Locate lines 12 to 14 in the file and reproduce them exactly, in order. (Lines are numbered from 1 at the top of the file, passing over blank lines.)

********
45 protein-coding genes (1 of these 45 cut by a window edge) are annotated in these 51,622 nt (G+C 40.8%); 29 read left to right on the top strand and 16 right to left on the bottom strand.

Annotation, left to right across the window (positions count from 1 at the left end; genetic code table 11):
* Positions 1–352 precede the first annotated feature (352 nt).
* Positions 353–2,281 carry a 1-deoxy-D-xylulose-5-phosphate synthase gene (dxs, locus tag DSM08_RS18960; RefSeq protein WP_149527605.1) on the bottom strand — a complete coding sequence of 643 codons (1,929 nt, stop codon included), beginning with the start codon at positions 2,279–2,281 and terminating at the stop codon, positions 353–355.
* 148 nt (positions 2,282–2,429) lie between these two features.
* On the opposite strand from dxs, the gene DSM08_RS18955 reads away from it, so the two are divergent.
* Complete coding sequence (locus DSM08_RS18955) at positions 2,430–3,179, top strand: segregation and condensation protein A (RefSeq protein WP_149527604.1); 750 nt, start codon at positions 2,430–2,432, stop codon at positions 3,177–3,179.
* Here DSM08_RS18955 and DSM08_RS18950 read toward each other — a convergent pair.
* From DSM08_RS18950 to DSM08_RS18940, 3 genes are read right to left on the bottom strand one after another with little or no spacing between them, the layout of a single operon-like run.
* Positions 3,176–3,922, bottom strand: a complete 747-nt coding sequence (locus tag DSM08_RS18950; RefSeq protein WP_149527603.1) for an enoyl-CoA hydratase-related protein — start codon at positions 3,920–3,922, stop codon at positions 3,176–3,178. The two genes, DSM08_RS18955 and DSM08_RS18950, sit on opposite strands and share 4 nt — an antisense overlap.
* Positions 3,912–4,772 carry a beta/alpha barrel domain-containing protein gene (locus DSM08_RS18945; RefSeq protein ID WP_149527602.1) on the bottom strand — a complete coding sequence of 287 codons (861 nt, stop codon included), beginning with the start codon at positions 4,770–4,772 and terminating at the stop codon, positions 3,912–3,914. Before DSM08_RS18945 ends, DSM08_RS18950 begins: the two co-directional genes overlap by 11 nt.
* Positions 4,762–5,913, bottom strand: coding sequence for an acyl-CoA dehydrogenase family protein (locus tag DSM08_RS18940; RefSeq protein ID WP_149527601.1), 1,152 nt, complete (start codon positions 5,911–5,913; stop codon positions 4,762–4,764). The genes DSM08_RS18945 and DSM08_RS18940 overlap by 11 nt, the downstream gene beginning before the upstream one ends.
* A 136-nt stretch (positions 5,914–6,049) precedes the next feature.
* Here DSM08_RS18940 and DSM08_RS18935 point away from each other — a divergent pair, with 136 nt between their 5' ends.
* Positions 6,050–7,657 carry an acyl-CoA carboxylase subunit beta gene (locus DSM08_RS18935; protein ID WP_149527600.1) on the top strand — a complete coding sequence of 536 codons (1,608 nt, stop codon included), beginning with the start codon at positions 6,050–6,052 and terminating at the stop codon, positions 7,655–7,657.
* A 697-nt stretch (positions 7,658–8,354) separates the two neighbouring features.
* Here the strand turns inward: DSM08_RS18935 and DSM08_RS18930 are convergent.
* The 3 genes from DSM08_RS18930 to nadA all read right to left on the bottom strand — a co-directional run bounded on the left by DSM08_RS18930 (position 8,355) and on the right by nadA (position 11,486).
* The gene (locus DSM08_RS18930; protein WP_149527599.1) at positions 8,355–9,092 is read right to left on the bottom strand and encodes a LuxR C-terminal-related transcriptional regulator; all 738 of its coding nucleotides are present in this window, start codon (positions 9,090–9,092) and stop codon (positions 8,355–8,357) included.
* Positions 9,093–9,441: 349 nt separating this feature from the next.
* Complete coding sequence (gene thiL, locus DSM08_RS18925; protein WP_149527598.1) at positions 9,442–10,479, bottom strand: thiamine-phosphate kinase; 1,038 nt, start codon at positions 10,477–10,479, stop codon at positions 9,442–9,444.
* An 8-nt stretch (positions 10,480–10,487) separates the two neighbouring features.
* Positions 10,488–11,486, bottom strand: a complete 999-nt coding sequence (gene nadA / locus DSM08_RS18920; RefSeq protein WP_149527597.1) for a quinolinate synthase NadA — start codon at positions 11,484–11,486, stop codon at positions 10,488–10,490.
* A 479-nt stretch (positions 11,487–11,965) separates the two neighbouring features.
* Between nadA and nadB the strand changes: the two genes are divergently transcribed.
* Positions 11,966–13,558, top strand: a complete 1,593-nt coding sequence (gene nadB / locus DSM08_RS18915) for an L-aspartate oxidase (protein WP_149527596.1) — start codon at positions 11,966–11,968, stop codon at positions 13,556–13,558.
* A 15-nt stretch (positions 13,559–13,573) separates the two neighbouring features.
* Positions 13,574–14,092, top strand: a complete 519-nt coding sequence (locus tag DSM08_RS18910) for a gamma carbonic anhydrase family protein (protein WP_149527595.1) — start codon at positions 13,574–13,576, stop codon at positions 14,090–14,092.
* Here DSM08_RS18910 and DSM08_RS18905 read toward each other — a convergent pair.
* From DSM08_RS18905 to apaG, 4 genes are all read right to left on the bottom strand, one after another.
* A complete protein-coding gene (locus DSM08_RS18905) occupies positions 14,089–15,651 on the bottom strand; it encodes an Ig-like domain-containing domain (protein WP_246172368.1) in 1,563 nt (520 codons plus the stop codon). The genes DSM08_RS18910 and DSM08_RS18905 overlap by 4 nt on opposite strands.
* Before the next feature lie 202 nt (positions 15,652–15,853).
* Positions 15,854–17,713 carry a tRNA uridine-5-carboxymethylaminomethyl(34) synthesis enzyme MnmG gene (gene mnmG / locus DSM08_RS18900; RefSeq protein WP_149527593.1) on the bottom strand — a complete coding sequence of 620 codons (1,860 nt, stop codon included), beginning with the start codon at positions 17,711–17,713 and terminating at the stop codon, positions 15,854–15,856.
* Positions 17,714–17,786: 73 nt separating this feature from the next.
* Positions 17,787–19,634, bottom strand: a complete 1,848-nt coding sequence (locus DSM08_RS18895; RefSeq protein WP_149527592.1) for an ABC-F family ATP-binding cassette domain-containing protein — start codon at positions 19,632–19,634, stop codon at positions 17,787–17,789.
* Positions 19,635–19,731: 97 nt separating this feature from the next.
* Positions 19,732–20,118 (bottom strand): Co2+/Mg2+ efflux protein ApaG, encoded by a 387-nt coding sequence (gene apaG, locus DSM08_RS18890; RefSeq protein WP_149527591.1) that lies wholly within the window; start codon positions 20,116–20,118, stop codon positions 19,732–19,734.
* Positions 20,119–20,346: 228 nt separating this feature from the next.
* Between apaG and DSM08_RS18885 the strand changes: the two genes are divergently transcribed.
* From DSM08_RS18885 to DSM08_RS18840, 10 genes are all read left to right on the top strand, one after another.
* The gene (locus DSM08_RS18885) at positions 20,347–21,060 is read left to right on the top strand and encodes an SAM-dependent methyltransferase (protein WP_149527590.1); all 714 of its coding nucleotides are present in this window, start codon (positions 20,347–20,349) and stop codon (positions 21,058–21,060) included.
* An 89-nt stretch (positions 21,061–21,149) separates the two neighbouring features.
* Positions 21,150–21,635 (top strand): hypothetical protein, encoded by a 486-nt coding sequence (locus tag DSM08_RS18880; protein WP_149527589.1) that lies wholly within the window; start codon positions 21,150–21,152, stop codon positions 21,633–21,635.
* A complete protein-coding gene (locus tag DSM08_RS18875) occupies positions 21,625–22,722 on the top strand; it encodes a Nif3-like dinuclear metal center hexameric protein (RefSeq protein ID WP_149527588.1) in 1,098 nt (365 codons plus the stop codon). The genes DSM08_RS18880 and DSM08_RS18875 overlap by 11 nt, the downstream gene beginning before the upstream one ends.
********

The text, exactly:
* Positions 4,762–5,913, bottom strand: coding sequence for an acyl-CoA dehydrogenase family protein (locus tag DSM08_RS18940; RefSeq protein ID WP_149527601.1), 1,152 nt, complete (start codon positions 5,911–5,913; stop codon positions 4,762–4,764). The genes DSM08_RS18945 and DSM08_RS18940 overlap by 11 nt, the downstream gene beginning before the upstream one ends.
* A 136-nt stretch (positions 5,914–6,049) precedes the next feature.
* Here DSM08_RS18940 and DSM08_RS18935 point away from each other — a divergent pair, with 136 nt between their 5' ends.